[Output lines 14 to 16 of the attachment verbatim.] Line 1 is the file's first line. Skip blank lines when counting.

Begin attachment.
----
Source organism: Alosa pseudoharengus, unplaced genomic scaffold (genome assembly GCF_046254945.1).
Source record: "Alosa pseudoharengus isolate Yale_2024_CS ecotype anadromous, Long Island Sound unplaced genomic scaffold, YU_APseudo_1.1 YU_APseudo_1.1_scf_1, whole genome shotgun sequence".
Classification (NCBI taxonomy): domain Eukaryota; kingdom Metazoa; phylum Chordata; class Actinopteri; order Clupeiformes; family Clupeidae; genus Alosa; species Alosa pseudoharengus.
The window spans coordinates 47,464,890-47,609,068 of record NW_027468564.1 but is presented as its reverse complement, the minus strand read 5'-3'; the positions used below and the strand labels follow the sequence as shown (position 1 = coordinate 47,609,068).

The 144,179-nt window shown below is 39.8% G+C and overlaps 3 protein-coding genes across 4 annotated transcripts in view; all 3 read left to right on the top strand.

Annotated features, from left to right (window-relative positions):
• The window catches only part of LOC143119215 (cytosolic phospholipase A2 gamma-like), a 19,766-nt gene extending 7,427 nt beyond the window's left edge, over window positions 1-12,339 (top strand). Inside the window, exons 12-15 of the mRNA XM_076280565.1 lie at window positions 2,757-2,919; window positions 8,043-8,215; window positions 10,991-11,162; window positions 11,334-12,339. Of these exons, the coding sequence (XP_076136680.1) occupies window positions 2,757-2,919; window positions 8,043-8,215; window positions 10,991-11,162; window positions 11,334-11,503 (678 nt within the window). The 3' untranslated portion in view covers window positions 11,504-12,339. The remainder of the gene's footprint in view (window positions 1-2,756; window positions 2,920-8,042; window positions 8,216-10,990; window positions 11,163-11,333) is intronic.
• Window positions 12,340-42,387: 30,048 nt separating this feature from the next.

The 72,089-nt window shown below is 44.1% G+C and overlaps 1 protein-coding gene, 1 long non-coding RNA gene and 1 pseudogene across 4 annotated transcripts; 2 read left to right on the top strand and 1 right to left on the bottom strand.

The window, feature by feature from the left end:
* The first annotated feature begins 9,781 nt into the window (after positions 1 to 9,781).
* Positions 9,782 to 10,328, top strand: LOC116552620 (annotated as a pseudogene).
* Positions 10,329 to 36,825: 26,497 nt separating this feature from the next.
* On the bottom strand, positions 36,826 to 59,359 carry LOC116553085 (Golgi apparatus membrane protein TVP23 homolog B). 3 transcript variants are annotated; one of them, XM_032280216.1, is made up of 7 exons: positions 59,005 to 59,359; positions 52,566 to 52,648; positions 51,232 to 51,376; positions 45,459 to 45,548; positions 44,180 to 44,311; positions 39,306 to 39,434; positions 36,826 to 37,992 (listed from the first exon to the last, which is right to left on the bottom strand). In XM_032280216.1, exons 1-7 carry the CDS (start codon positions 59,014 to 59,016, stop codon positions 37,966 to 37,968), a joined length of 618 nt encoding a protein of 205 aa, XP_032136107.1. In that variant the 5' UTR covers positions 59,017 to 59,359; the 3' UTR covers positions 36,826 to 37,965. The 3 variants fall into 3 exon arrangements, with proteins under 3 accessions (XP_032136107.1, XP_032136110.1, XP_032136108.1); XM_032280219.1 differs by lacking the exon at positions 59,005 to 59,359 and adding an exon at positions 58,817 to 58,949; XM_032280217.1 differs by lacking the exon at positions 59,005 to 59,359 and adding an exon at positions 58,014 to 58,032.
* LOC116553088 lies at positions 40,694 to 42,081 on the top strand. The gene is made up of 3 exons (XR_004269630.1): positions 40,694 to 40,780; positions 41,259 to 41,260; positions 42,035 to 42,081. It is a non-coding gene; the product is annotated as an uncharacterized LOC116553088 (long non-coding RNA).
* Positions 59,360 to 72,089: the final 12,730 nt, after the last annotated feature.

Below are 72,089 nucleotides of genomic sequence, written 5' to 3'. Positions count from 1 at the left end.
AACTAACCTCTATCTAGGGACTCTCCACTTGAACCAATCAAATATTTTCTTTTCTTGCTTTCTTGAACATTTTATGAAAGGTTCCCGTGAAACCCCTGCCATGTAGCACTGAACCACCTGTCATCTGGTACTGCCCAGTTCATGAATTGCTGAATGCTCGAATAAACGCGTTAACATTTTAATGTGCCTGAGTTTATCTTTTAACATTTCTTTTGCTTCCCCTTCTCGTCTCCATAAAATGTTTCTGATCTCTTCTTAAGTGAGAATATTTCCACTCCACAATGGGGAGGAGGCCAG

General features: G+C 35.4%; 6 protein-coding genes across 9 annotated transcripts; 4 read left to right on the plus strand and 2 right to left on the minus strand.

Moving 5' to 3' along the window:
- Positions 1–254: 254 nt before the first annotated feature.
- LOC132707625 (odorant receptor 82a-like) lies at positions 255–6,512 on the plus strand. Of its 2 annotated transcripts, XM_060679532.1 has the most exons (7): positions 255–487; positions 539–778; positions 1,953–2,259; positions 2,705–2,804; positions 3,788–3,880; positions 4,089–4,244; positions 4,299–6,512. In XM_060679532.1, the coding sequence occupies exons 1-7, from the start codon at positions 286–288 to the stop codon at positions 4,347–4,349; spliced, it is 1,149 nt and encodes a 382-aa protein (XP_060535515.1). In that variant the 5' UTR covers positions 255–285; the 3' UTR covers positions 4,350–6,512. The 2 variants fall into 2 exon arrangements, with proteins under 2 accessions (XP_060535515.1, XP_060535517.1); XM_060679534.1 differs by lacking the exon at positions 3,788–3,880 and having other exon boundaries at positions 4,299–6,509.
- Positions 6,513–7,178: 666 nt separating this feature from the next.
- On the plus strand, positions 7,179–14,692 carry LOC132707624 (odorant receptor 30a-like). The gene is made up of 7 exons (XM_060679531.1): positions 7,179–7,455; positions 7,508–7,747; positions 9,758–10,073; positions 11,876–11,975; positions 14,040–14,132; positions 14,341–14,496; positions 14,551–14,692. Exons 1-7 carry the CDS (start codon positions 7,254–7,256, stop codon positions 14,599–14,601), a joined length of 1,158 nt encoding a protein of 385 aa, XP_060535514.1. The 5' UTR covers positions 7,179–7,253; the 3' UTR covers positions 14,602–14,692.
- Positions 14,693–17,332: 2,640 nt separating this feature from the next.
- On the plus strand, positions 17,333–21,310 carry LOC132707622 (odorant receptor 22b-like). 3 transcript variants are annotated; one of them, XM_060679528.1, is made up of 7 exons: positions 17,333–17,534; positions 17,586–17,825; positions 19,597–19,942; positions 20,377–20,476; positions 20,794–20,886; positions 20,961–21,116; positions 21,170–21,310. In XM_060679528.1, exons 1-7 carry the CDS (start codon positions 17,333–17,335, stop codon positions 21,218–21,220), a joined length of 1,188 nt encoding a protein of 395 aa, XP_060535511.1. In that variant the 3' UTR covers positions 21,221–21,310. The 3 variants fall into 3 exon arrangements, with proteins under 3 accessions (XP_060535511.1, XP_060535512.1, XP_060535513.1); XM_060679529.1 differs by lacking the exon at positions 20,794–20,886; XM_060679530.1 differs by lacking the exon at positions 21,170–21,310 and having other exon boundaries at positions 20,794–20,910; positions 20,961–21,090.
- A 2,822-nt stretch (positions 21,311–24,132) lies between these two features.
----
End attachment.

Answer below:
* On the bottom strand, positions 36,826 to 59,359 carry LOC116553085 (Golgi apparatus membrane protein TVP23 homolog B). 3 transcript variants are annotated; one of them, XM_032280216.1, is made up of 7 exons: positions 59,005 to 59,359; positions 52,566 to 52,648; positions 51,232 to 51,376; positions 45,459 to 45,548; positions 44,180 to 44,311; positions 39,306 to 39,434; positions 36,826 to 37,992 (listed from the first exon to the last, which is right to left on the bottom strand). In XM_032280216.1, exons 1-7 carry the CDS (start codon positions 59,014 to 59,016, stop codon positions 37,966 to 37,968), a joined length of 618 nt encoding a protein of 205 aa, XP_032136107.1. In that variant the 5' UTR covers positions 59,017 to 59,359; the 3' UTR covers positions 36,826 to 37,965. The 3 variants fall into 3 exon arrangements, with proteins under 3 accessions (XP_032136107.1, XP_032136110.1, XP_032136108.1); XM_032280219.1 differs by lacking the exon at positions 59,005 to 59,359 and adding an exon at positions 58,817 to 58,949; XM_032280217.1 differs by lacking the exon at positions 59,005 to 59,359 and adding an exon at positions 58,014 to 58,032.
* LOC116553088 lies at positions 40,694 to 42,081 on the top strand. The gene is made up of 3 exons (XR_004269630.1): positions 40,694 to 40,780; positions 41,259 to 41,260; positions 42,035 to 42,081. It is a non-coding gene; the product is annotated as an uncharacterized LOC116553088 (long non-coding RNA).
* Positions 59,360 to 72,089: the final 12,730 nt, after the last annotated feature.